As discussed in a previous blog, divorce can have a huge impact on the children involved, and can even put their health at risk. Often, these health risks are a result of the increased stress the children of divorce have to deal with as they navigate their new post-divorce lives. A recent study published in the Journal of Epidemiology & Community Health found that teen children of divorced parents have an increased risk of psychosomatic symptoms (defined in the article as physical problems caused by mental distress). Divorce May Increase Psychosomatic Symptoms in Teens: Study , by Robert Preidt, health.usnews.com, April 28, 2015.
The results were fairly straightforward – teens who lived primarily with one parent due to divorce/separation showed the most psychosomatic symptoms. Conversely, teens who lived in an intact household with both parents had the fewest symptoms. Those children of divorced parents who shared joint custody were somewhere in the middle. According to the researchers, psychosomatic symptoms are related to stress, which can be caused by going back and forth between two different homes. The researchers hypothesized that the “stress may be reduced by maintaining close contact with both parents.”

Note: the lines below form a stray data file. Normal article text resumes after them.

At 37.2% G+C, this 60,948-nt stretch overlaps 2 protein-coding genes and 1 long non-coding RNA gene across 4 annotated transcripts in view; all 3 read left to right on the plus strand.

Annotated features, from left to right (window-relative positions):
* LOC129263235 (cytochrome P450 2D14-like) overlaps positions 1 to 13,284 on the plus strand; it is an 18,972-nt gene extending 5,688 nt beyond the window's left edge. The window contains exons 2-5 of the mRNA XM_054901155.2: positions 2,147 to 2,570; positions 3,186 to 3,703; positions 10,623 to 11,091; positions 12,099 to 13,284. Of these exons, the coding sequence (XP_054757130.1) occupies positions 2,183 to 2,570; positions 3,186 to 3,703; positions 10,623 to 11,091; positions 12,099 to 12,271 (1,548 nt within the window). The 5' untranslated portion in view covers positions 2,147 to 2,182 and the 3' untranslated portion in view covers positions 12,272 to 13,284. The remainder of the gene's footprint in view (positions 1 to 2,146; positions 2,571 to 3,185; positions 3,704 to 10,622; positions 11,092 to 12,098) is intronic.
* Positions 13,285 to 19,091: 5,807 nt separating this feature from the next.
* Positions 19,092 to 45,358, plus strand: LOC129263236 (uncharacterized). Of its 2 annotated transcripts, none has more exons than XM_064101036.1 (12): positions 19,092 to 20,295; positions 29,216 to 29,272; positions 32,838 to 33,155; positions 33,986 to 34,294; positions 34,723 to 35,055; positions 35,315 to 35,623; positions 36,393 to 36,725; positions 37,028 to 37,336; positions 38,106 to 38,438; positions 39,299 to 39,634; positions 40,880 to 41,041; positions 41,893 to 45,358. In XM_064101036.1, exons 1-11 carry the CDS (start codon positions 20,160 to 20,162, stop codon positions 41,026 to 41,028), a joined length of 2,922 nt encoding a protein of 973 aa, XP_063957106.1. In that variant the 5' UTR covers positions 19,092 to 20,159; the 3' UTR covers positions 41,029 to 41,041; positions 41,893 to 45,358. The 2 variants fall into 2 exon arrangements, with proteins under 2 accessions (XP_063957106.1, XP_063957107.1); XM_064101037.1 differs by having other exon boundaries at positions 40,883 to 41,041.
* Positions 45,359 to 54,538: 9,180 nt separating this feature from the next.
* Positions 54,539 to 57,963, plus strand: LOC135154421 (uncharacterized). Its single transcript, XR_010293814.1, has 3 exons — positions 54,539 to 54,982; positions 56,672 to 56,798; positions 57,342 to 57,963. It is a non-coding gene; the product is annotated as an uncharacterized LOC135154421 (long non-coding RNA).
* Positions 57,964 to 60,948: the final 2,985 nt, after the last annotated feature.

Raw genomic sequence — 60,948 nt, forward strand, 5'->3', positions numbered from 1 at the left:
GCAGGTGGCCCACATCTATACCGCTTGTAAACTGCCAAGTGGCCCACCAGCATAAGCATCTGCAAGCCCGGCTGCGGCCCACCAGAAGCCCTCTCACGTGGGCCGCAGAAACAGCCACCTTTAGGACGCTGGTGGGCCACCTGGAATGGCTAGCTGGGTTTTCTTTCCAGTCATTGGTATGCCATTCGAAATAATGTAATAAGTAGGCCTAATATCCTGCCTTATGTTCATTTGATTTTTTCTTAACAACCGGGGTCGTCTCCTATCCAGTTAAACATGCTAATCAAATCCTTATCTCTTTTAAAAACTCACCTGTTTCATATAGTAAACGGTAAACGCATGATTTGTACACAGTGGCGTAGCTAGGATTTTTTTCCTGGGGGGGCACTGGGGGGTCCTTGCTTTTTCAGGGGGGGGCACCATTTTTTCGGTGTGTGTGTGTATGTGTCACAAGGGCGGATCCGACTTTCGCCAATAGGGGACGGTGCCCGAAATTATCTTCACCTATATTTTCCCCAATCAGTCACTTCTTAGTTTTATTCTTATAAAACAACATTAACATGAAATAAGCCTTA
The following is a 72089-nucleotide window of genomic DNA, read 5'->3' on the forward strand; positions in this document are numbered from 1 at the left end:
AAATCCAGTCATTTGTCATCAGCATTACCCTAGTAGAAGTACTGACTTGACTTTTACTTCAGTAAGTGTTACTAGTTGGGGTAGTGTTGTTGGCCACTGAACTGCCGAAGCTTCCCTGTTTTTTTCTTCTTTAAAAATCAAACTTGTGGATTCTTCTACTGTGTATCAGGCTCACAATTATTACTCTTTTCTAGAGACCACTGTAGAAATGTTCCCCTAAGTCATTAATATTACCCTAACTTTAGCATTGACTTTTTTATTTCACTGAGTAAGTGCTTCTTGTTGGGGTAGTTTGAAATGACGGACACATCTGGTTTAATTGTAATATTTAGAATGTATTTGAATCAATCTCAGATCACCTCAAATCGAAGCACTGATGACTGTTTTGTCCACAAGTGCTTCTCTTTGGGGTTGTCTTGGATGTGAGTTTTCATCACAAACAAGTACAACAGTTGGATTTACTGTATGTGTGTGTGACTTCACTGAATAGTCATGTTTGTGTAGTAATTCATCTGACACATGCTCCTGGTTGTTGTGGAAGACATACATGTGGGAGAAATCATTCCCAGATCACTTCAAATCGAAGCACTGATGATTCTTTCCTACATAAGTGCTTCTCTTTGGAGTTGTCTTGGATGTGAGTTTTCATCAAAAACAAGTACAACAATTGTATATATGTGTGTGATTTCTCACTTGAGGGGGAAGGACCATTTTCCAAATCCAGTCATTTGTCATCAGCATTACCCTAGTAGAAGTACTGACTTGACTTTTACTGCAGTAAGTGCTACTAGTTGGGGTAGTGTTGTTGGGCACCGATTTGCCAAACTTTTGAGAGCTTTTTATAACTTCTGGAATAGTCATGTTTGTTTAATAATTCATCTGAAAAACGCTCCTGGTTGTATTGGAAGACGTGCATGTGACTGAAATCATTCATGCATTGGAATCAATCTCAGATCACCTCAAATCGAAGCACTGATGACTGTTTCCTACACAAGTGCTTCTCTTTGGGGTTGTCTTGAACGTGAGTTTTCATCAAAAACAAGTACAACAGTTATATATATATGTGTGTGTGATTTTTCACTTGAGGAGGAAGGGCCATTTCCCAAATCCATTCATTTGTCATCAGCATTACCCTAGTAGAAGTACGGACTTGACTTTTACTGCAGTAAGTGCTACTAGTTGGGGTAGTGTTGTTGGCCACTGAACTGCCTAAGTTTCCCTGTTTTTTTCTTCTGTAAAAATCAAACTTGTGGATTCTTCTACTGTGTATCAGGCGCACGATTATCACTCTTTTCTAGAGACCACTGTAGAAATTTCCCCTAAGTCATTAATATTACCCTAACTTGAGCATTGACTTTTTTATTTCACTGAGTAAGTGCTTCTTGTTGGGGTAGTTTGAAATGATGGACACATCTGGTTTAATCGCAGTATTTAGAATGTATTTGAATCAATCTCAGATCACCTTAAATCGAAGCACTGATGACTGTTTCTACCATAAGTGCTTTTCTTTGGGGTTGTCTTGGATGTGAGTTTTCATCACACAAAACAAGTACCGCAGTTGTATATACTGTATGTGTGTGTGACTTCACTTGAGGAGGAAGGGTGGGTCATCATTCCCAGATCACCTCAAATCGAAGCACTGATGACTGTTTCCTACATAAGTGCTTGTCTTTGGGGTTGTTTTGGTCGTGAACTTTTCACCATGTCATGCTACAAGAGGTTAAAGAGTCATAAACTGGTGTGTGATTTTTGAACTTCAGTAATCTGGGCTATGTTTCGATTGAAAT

So, as a divorced, or divorcing, parent, what can you do to help your child deal with this stress? In many situations, joint physical custody (where the children spend nearly equal time with each parent) is not feasible due to where each parent lives, the kids’ school schedules, and the parents’ work schedules. However, it is important to come up with a visitation schedule wherein the children see both parents regularly. If regular physical visitation is not possible, the children should be given the opportunity to see the other parent via FaceTime or other similar technology. Fortunately, we live in a time where there is technology to facilitate visitation even if the parent and child are not physically together. In addition, parents should not make any negative comments about each other in the presence of the children. Rather, regardless of their feelings toward each other, both parents should do their best to foster the relationship between the children and the other parent. According to these studies, it could greatly benefit the health of the children both now and in the future.